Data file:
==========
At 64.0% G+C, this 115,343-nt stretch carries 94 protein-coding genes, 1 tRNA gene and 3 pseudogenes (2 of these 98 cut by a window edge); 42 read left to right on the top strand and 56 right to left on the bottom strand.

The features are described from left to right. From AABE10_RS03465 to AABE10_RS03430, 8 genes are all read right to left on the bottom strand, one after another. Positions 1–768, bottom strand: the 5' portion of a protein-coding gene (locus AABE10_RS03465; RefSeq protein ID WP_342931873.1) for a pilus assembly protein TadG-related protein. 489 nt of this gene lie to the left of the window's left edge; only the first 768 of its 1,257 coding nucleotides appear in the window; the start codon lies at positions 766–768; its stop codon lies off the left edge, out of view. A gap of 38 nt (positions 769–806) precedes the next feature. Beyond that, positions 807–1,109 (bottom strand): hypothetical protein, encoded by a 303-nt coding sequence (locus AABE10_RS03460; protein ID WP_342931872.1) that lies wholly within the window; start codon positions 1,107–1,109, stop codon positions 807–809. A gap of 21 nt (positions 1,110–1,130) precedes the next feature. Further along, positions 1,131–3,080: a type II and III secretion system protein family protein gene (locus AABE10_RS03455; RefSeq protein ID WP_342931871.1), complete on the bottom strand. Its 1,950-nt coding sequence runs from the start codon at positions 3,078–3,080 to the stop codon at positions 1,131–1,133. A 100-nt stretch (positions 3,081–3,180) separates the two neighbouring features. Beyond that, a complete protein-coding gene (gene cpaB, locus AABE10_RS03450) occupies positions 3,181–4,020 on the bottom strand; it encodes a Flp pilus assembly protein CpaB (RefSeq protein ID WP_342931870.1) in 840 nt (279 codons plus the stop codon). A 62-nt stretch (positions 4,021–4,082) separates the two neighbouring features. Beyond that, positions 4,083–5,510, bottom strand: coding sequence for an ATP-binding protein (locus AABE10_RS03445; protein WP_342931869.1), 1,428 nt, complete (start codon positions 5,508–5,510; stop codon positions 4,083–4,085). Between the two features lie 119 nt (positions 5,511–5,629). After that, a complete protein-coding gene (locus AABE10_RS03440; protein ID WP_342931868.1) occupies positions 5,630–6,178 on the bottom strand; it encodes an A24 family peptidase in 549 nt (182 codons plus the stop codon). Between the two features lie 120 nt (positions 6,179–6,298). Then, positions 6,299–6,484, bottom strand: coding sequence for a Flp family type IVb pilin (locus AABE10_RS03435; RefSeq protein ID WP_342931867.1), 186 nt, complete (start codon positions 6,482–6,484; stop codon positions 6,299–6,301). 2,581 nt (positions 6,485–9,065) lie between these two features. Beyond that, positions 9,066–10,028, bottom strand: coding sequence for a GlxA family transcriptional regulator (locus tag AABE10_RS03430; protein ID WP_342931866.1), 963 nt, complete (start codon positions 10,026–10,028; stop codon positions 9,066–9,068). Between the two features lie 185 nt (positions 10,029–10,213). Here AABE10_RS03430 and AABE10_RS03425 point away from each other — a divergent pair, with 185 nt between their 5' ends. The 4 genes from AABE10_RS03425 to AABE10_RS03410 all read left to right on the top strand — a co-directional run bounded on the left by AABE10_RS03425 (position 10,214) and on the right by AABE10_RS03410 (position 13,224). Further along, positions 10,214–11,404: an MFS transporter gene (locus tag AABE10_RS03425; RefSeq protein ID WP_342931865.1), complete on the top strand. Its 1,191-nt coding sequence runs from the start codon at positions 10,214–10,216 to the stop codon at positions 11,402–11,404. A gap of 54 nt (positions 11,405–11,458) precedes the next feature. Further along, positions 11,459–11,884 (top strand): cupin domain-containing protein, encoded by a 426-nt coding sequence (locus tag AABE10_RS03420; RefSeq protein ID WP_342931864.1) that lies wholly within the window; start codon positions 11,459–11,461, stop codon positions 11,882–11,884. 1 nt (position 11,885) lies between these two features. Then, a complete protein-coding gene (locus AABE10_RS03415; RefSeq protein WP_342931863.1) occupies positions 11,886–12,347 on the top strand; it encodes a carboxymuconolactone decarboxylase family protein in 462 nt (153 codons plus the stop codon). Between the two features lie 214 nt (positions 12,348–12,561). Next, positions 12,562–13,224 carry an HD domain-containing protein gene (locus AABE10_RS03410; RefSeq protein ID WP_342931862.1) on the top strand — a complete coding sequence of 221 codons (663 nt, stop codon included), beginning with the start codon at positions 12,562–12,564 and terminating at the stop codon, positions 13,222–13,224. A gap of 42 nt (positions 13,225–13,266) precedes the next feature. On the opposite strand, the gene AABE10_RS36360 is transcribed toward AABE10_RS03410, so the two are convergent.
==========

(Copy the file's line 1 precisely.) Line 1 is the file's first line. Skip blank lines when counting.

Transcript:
At 64.0% G+C, this 115,343-nt stretch carries 94 protein-coding genes, 1 tRNA gene and 3 pseudogenes (2 of these 98 cut by a window edge); 42 read left to right on the top strand and 56 right to left on the bottom strand.